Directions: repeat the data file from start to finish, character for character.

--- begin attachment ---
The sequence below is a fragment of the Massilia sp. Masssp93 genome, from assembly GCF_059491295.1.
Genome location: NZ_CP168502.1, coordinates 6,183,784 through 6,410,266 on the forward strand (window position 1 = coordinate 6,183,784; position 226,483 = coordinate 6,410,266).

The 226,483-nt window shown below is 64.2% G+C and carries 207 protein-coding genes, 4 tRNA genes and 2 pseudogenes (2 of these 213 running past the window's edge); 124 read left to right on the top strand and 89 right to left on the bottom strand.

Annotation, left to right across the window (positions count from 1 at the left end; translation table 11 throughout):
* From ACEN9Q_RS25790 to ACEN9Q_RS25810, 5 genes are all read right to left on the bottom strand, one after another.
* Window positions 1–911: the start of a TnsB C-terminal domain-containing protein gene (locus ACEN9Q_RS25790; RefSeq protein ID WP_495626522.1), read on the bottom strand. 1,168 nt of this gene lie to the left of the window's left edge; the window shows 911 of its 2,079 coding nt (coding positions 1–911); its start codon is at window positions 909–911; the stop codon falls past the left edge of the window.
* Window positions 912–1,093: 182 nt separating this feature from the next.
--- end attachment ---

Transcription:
The sequence below is a fragment of the Massilia sp. Masssp93 genome, from assembly GCF_059491295.1.
Genome location: NZ_CP168502.1, coordinates 6,183,784 through 6,410,266 on the forward strand (window position 1 = coordinate 6,183,784; position 226,483 = coordinate 6,410,266).

The 226,483-nt window shown below is 64.2% G+C and carries 207 protein-coding genes, 4 tRNA genes and 2 pseudogenes (2 of these 213 running past the window's edge); 124 read left to right on the top strand and 89 right to left on the bottom strand.

Annotation, left to right across the window (positions count from 1 at the left end; translation table 11 throughout):
* From ACEN9Q_RS25790 to ACEN9Q_RS25810, 5 genes are all read right to left on the bottom strand, one after another.
* Window positions 1–911: the start of a TnsB C-terminal domain-containing protein gene (locus ACEN9Q_RS25790; RefSeq protein ID WP_495626522.1), read on the bottom strand. 1,168 nt of this gene lie to the left of the window's left edge; the window shows 911 of its 2,079 coding nt (coding positions 1–911); its start codon is at window positions 909–911; the stop codon falls past the left edge of the window.
* Window positions 912–1,093: 182 nt separating this feature from the next.